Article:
All this to say: yes, Awards season is right around the corner, with the Venice, Toronto and New York Film Festivals all kicking off within the next month. In accordance with the standard release calendar, that means the movies you’ll be hearing about for the next several months (in theaters, on streamers, and on the gigantic billboards you drive by while cruising down the highway) are slowly beginning to trickle out as they make their festival debuts.
Netflix, of course, is gearing up accordingly. After narrowly missing out on the top prize at this year’s Oscars (don’t get me started), the streaming service is once again setting its sights on the ultimate Best Picture honor — and if not, at least some more trophies in other categories.
Earlier today, Netflix released its full 2022 film slate, offering a peak at some of the titles set to hit your queue in the last four months of the year. Featuring child-friendly fare (Ivy + Bean and My Father’s Dragon), intriguing adult dramas (Luckiest Girl Alive and The Pale Blue Eye), a few lighthearted holiday rom-coms (Christmas With You and Linsday Lohan’s Falling for Christmas), and several sequels to recent hits (Enola Holmes 2), there’s something for everybody here.
But the most exciting titles were those that might end up in the Oscars conversation. These include high-concept animated features, like Guillermo del Toro’s Pinocchio and the Key & Peele-starring Wendell & Wild, both of which use handmade stop-motion, as well as buzzy documentaries, like Sundance winner Descendant and Elvis Mitchell’s look back at 1970s Black film, Is That Black Enough For You? Several titles, like Romain Gavras’ French activist tale Athena and Edward Berger’s anti-war drama All Quiet on the Western Front, might find success in international feature races, while others, like the Jessica Chastain and Eddie Redmayne-starring true crime thriller The Good Nurse or the Emma Corrin-starring D.H. Lawrence adaptation Lady Chatterley’s Lover, might end up competing for more mainstream attention.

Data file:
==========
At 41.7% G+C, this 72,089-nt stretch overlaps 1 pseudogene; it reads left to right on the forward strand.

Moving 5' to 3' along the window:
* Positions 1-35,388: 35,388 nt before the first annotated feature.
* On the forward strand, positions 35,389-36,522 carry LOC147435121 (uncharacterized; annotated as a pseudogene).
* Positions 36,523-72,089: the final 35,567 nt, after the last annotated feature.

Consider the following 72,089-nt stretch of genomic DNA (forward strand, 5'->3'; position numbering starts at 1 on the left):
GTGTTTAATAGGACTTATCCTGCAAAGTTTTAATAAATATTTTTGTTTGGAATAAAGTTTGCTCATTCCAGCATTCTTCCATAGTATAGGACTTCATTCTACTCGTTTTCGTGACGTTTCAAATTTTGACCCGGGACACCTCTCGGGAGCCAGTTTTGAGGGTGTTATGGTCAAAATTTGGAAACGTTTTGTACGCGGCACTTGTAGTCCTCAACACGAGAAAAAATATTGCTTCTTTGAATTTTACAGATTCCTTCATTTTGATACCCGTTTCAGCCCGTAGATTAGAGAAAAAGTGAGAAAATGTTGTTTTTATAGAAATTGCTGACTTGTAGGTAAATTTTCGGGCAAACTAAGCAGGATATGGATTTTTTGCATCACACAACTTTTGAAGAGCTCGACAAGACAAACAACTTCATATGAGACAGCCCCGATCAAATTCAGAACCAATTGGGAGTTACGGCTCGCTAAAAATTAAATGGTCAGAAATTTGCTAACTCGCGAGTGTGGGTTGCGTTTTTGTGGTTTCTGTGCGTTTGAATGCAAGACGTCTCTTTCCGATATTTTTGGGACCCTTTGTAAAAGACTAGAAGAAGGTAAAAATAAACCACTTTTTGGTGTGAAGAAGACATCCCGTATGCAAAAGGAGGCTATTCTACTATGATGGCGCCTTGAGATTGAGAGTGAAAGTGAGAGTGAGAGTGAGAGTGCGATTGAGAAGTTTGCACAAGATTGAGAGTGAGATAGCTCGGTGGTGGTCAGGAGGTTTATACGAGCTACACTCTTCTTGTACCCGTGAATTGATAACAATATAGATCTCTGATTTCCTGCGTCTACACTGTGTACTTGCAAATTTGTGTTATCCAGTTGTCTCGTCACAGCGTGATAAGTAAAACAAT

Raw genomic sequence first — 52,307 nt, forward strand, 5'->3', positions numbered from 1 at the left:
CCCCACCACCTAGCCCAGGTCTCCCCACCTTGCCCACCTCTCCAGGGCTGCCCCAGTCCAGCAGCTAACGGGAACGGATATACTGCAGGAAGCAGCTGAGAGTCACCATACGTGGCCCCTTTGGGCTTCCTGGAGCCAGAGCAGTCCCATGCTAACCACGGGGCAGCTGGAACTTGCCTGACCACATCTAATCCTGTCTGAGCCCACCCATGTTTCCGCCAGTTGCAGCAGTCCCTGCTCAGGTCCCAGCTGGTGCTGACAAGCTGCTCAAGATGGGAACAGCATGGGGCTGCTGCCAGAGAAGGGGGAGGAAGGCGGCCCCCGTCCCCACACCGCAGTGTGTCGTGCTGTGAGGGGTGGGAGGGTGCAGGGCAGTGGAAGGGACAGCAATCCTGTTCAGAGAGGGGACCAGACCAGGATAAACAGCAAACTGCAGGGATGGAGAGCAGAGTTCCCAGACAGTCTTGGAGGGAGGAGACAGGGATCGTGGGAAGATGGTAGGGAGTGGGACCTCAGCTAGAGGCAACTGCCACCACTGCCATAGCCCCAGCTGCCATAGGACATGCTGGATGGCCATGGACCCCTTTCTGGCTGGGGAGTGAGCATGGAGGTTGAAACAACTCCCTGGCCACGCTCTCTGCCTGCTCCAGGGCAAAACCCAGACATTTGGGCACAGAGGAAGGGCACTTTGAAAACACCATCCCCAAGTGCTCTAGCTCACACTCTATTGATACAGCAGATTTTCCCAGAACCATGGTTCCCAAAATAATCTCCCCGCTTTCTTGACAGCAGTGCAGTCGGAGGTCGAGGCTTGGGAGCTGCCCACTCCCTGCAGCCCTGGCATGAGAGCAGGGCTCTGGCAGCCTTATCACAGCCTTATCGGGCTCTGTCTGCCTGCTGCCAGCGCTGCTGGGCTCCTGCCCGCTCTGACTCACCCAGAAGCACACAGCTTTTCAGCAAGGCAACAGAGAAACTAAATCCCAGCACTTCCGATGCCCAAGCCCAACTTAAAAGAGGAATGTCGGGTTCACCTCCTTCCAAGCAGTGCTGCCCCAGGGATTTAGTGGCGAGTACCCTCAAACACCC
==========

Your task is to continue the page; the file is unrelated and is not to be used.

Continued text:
With a look at all the titles coming to the streaming service through the end of the year, five films stood out as obvious players in the upcoming 2022-2023 awards race. From an unconventional biopic to a pulpy murder mystery, these are the 2022 Netflix films you’ll almost certainly be hearing about in the next few months as awards season heavy-hitters.
Blonde (directed by Andrew Dominik)
By now, you’ve already heard about Blonde — the not-really-a-biopic about Marilyn Monroe, based on the fictionalized novel of the same name by Joyce Carol Oates, has been mired in controversy (over casting, over script, over budget, over content) ever since it was first announced in mid-2010. But with both director Andrew Dominik and original author Joyce Carol Oates praising the film as the best thing to ever happen to cinema, anticipation has definitely begun to rise. Could this be Ana de Armas’ official breakthrough to the Awards Season Big Leagues? Set to premiere in just a few short days in Venice, questions about this long-gestating film will soon be answered — either getting us more excited or more nervous for its official Netflix release on September 16.
Bardo, False Chronicle of a Handful of Truths (directed by Alejandro G. Iñárritu)